4. Embedding Compiled Routines Inside Yorick
You can create a custom version of Yorick containing your own C or Fortran compiled code. If you are careful, your custom version will be easily portable to any site where Yorick has been installed. You will considerably ease portability problems (read "future hassles for yourself") by writing in ANSI C, which is a portable language, as opposed to Fortran, which is not.
My experience with C++ is that its portability is intermediate between ANSI C and Fortran. You should be able to write C++ packages for Yorick by using the extern "C" statement for the interface routines called by the interpreter. I don't encourage this, however, since the interpreted language removes many of the motives for programming in C++ in the first place. I won't say any more about C++ packages for Yorick; the idea is to use the `Make-cxx' template instead of the standard `Maketmpl' to build versions of Yorick which include C++ packages.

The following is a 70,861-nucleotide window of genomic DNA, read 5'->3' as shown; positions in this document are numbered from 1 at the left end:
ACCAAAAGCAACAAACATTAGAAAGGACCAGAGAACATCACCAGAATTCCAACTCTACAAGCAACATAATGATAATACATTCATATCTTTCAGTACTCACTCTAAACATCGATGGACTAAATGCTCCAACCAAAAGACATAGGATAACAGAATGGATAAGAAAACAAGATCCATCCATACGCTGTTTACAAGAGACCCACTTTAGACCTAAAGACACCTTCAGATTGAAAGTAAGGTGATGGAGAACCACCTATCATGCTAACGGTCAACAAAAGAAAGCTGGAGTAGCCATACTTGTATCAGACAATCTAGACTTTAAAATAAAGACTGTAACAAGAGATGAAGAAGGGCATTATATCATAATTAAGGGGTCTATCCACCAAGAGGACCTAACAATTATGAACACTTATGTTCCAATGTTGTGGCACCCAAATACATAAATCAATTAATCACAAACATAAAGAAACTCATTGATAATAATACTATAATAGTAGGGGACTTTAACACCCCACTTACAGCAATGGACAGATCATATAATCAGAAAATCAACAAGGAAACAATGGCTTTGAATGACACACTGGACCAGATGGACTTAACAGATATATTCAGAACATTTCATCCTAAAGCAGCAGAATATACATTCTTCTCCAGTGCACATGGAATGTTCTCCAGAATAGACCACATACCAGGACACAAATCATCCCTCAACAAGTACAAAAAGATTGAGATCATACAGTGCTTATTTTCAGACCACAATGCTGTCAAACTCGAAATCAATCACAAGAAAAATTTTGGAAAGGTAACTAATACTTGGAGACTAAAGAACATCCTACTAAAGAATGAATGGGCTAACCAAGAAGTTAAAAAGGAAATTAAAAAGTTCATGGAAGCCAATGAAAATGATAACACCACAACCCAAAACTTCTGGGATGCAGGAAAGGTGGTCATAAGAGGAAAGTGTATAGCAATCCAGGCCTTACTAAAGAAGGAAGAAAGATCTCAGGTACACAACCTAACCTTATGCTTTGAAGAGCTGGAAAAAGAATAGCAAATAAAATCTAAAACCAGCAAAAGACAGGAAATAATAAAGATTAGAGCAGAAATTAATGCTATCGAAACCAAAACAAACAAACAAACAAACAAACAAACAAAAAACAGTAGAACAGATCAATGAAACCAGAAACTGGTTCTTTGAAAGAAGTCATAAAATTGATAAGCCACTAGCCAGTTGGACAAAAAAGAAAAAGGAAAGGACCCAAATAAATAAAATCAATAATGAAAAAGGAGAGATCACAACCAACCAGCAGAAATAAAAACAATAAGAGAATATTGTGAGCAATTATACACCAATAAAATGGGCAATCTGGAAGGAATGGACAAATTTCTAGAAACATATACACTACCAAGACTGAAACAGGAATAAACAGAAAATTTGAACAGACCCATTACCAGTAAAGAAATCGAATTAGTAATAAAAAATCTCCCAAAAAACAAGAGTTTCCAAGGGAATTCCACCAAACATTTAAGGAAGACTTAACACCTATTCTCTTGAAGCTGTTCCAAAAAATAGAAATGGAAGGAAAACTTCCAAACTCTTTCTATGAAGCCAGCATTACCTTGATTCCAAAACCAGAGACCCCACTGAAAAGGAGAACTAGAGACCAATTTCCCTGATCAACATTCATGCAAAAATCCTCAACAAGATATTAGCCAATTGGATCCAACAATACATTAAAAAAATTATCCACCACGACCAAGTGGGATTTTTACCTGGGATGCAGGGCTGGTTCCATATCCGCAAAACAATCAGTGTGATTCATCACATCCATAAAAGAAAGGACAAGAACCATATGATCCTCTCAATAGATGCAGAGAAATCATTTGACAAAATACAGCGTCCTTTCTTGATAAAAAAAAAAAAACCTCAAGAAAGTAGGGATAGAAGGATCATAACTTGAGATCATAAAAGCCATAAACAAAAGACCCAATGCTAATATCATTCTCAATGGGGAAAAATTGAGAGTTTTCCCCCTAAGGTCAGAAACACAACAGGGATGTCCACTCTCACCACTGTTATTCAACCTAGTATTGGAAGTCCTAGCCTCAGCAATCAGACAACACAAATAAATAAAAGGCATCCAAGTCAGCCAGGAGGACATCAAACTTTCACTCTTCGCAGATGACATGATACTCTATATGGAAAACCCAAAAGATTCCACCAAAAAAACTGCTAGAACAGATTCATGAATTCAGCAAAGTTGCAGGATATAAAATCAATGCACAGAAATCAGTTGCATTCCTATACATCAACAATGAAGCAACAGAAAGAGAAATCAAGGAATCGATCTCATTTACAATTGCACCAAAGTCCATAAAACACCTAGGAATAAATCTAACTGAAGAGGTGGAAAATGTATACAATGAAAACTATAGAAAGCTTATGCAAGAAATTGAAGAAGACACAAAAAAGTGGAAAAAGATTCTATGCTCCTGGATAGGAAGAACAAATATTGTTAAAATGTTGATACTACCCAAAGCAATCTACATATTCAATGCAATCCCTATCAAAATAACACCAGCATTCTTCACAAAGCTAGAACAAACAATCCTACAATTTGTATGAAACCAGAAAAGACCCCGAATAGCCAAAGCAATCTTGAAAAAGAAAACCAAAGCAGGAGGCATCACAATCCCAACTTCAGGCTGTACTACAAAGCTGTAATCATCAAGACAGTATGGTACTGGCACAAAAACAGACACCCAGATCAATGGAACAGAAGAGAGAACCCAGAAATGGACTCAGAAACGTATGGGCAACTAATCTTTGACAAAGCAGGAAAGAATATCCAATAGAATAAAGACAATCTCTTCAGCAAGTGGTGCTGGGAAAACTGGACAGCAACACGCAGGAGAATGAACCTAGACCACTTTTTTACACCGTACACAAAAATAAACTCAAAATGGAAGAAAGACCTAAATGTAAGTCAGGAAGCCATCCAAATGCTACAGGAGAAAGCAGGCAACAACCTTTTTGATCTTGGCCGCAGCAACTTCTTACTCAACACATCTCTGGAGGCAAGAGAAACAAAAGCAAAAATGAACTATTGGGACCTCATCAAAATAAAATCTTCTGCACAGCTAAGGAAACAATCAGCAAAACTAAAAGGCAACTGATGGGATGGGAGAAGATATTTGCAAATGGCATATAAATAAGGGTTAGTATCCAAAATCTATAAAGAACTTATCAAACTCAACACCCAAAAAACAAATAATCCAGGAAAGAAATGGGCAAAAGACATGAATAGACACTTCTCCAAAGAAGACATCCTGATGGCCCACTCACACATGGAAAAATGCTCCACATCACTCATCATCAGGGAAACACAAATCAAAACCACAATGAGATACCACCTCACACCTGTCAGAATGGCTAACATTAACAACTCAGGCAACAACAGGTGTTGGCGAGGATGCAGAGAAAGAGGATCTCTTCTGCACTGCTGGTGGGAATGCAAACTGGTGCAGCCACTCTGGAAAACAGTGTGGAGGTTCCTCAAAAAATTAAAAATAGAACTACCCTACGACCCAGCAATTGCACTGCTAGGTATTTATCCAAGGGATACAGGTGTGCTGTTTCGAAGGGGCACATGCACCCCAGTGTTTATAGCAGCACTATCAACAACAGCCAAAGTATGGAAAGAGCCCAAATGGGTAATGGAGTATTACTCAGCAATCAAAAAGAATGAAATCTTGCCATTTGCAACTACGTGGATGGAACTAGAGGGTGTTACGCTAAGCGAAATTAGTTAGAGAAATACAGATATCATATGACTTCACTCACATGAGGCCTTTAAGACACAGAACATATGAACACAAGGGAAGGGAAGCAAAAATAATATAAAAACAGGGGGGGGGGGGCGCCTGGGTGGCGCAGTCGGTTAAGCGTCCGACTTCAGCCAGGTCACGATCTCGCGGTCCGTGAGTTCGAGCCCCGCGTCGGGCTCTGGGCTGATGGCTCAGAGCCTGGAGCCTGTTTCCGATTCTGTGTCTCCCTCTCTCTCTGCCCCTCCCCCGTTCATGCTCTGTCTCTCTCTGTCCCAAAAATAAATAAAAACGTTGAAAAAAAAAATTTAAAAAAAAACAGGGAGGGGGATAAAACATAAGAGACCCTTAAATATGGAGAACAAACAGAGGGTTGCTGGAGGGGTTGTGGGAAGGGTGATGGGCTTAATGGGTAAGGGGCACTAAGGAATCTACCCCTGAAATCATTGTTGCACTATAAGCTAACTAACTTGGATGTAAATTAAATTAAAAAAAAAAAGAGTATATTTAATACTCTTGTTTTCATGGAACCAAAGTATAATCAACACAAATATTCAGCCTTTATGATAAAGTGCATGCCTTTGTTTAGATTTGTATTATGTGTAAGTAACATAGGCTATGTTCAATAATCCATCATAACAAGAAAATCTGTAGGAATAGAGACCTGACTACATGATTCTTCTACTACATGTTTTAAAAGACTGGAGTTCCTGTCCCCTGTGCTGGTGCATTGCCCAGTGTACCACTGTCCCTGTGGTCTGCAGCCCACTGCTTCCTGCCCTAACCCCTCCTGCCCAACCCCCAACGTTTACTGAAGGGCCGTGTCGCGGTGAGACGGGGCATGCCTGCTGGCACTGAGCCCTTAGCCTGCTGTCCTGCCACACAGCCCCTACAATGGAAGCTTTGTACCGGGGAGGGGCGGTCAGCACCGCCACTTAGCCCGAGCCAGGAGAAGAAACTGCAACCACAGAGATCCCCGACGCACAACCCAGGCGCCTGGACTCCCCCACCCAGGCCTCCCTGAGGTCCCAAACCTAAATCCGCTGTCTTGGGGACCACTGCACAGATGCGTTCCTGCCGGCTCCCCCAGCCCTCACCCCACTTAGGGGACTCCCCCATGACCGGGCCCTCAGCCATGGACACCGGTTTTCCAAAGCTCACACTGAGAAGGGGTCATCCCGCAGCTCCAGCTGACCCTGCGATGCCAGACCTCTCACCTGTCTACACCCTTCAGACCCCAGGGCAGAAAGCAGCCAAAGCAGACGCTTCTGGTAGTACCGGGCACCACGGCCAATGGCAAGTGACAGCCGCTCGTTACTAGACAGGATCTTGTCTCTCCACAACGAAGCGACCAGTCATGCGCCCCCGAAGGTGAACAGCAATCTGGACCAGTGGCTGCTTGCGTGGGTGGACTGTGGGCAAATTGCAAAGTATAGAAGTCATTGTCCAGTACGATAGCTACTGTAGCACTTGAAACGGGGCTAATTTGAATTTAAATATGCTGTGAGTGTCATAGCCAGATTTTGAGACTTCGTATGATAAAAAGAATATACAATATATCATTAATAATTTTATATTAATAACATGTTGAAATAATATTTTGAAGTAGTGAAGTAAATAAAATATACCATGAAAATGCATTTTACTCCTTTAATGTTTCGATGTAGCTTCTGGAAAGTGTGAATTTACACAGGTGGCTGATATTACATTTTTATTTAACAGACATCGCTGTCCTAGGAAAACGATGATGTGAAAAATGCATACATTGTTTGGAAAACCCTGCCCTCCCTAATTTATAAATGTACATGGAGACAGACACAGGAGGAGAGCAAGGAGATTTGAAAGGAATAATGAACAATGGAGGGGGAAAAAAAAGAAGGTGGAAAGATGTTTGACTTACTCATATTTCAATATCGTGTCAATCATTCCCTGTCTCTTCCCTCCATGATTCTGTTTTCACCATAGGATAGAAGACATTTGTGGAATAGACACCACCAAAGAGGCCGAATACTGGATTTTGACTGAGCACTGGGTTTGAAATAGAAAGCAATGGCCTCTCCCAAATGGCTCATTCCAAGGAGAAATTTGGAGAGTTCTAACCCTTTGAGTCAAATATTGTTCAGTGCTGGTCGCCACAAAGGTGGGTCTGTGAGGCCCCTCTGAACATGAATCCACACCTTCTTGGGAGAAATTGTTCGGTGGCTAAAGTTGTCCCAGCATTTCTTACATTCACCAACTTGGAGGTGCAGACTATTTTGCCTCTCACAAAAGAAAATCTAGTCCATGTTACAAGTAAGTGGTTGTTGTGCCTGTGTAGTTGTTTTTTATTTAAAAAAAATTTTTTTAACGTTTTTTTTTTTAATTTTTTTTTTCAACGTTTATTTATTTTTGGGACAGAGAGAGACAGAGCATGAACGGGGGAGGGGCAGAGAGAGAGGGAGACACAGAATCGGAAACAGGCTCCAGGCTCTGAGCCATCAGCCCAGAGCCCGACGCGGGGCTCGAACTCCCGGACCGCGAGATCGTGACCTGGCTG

If you do choose Fortran, stick to a strict subset of ANSI Fortran 77. Do not attempt to pass character variables into or out of interface routines, nor put them in common blocks. Also, try not to use common blocks to pass inputs to or receive outputs from your interface routines. (This is possible; if you enjoy Fortran programming, presumably you'll enjoy figuring out a portable way to do this.)
Whether you write in Fortran or C, do not attempt to do I/O of any sort in your compiled code. The whole idea of embedding routines inside Yorick is to let Yorick handle all I/O -- text and graphics.
In the following discussion, I refer to three directories: `Y_SITE' is the directory where the architecture independent parts of Yorick reside; everything Yorick needs at runtime is here. `Y_HOME' is the directory where the libraries and executables you need to build custom versions are stored. `Y_LAUNCH' is the directory containing the executable for your version of Yorick. When you run Yorick, the names of all three directories are available as variables; for example, start yorick and type Y_HOME to print the name of that directory. Also, I will only discuss the UNIX program development environment; at the present time, Yorick is not easy to extend on any other platform.